In the past few years, Hamer have established a reputation for basic, relatively inexpensive rock 'n' roll guitars — that's "relatively" when compared to other American makes, rather than oriental price cutters.
The Vector, based on the Gibson Flying V shape, is firmly in that tradition. Not a king of versatility, but a beastie in the chuggin', bluesy R&B mould.
The mahogany one-piece body is a straightforward V design with about an 80 degree angle between the legs. The two fairly stiff volume controls and one tone control are in a straight line, something of a Hamer trademark, and the jack socket is mounted on the top, near the controls rather than on the edge, or as on some Vs, on the inside of a thigh.
Hamer have fitted two DiMarzio pickups. The cream and black neck version has a bass roll off to retain a tight attack at low volume and the two cream coils near the bridge have additional presence in the hi-mid range for a sharper lead sound.
The picture is completed by a rosewood fingerboard (okay) imitation Mother-of-Pearl dot markers (dull) and unusually meaty frets (an advantage for string bends). It feels light for a V, and is a fraction headstock heavy, tilting earthwards if you don't keep a hand on the substantial neck that grows in width as you slide towards the octave.
The strings pass from the back of the body up and through a chunky chromed milled brass bridge and sustain block. The baseplate on which the saddles rest is over ¼in thick and that must help the well balanced sustain.
I wasn't impressed by the saddle arrangement which had fiddly adjustment screws and threatened to nip the strings between baseplate and the inner edge of the saddle.
On the whole it performed well, and would appeal to guitarists whose wardrobe contains more than its fair share of black leather. To me, Hamers often feel incomplete. It's a personal impression and nothing to do with the standard of spraying or finishing, which is admirable. Maybe it's just that any Hamer tends to be a pretty single-minded machine, determined to follow one sound.
What's left of my own mind must be heading in another direction. £375
The title is misleading. This Hamer is the finished article, a small bodied instrument with longish horns, not unlike the style of the Hamer Cruise bass.
This review sample had a one-piece mahogany body finished in cherry red and a glued, three-piece neck topped by Schaller machines, a plastic nut and a printed (therefore easily removable) serial number.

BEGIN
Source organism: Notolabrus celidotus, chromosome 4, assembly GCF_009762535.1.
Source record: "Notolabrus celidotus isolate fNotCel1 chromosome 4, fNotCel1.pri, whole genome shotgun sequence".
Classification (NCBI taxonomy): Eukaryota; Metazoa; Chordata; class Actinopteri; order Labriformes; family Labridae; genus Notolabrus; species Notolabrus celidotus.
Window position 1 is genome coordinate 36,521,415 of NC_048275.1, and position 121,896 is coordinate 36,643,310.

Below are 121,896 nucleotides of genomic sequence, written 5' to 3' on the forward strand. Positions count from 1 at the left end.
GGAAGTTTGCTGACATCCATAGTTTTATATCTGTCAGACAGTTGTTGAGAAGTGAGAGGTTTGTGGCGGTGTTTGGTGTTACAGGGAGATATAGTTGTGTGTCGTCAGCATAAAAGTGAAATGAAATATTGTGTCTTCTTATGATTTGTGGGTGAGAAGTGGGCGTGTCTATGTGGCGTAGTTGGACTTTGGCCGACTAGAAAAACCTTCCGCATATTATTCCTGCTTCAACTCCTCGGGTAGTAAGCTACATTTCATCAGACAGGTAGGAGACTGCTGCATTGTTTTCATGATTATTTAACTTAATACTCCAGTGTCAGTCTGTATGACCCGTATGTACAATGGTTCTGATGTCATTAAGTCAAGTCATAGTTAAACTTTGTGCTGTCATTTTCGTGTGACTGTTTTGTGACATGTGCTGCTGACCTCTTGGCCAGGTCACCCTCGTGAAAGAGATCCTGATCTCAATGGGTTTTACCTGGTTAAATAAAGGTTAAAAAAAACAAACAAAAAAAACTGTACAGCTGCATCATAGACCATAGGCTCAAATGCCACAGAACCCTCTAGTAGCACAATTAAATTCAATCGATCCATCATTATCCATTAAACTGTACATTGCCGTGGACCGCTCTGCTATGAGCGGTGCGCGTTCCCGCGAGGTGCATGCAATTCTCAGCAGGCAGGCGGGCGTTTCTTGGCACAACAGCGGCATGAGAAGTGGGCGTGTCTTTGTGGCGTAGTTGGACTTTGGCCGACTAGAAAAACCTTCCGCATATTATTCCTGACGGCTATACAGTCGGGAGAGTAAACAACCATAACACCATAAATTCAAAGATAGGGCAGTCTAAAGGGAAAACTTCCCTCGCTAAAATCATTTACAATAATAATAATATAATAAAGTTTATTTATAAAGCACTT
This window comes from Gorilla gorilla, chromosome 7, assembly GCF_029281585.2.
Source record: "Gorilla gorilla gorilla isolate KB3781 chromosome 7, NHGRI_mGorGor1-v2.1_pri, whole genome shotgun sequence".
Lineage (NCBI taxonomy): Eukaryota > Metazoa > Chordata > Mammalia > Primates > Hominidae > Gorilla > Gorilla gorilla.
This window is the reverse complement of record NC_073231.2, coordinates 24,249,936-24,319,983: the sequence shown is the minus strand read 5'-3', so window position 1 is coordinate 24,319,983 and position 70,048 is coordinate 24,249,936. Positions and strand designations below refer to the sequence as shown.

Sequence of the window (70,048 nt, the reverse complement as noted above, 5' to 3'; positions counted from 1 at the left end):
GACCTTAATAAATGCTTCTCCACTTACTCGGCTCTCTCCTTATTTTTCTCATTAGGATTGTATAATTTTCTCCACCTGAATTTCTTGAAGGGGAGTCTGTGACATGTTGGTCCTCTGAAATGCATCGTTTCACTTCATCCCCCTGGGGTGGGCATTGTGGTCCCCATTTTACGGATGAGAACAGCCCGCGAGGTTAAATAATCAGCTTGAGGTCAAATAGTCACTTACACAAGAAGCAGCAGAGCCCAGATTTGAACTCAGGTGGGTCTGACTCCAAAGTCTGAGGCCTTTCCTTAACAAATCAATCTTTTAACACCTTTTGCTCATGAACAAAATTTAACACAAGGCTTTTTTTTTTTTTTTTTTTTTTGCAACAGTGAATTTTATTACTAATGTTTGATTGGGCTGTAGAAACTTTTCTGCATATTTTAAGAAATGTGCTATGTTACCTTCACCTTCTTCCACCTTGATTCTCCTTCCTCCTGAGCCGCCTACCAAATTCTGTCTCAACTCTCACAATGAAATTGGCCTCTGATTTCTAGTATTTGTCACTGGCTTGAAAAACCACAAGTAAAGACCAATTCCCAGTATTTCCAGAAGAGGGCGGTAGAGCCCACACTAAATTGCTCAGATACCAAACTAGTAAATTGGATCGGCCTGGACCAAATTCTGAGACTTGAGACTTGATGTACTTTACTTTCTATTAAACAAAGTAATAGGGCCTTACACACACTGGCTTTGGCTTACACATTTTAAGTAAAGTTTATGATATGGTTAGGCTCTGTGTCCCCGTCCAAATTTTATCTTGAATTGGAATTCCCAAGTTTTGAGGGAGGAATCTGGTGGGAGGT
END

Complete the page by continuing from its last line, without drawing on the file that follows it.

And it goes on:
Of the last 20 guitars I've reviewed, at least 15 must have had strings feeding through the back of the body and up over the saddles. It's obviously a fashion for late '82 early '83, and the Prototype obeys the rule. The bridge is a concise job of business with the saddles sitting on a ¼in thick base plate with a lip at the far end for the intonation screws to fit through. Height adjustment is carried out via two Allen keyed grub screws on each saddle, a by now tried, trusted and almost universally adopted method.
Since there's only one pickup there's not that much call for an acre of controls. One volume, one tone is all that's required, but I found the black plastic knobs very slippery and uncertain when making fast adjustments. I tip my hat to the tone control, though. It offered a smooth and steady reduction of treble rather than a gallumphing swallow at the last minute like many guitars, even the expensive ones.
The Prototype's neck seems thinner than a lot of Hamers I've strummed, certainly less plump than the V-shaped Vector on test nearby. The rosewood fret board is still wide and fairly flat and though that combination made the Prototype swift and comfortable between nut and octave, I did find the edge of the neck spearing the side of my hand when I reached for the high notes.
But the most important thing about the Prototype's playability is that it feels like a mate. It's a light guitar, you hardly notice you're wearing it and it does seem to blend in to your torso. There are certain guitars that always maintain a presence — like someone peering over your shoulder to read your newspaper. Somehow the Prototype steps aside, it just lets you get on with playing.
The pickup is a Di Marzio and goes under the dubious name of a "Motherbucker". It has a single coil and a humbucker in one package, sitting inside a black plastic surround that does precious little to conceal the metalwork and leads or protect the bobbins.
The pickup selector mounted behind the bridge provides three options. The single coil is the first in line and though the Motherbucker is snug against the bridge, this pickup is officially nearest the neck.
The next choice is with the humbucking pair out of phase for a honky tone. The final position connects them normally for a supposed Gibson-esque approach.
To begin with I wasn't convinced of Hamer's theory. No matter how many coils you have, siting them at the tail of the guitar is bound to cut down the tonalities available. Brisk lead sounds and snappy rhythm settings, the Prototype could provide. Thicker, softer voices eluded it.
But there are there. Learning to extract them is another matter. Inching down the tone control isn't enough, you have to back off the volume into the bargain, losing the harsher edge that's especially prevalent on the outcast single coil.
I had a lot of guitars around during the week I tried the Prototype but when stuck with a few minutes to kill, it was the Hamer I always returned to. There seemed to be something to learn about it every time. By the way, they're now being distributed by Rod Argents in Worcester. £250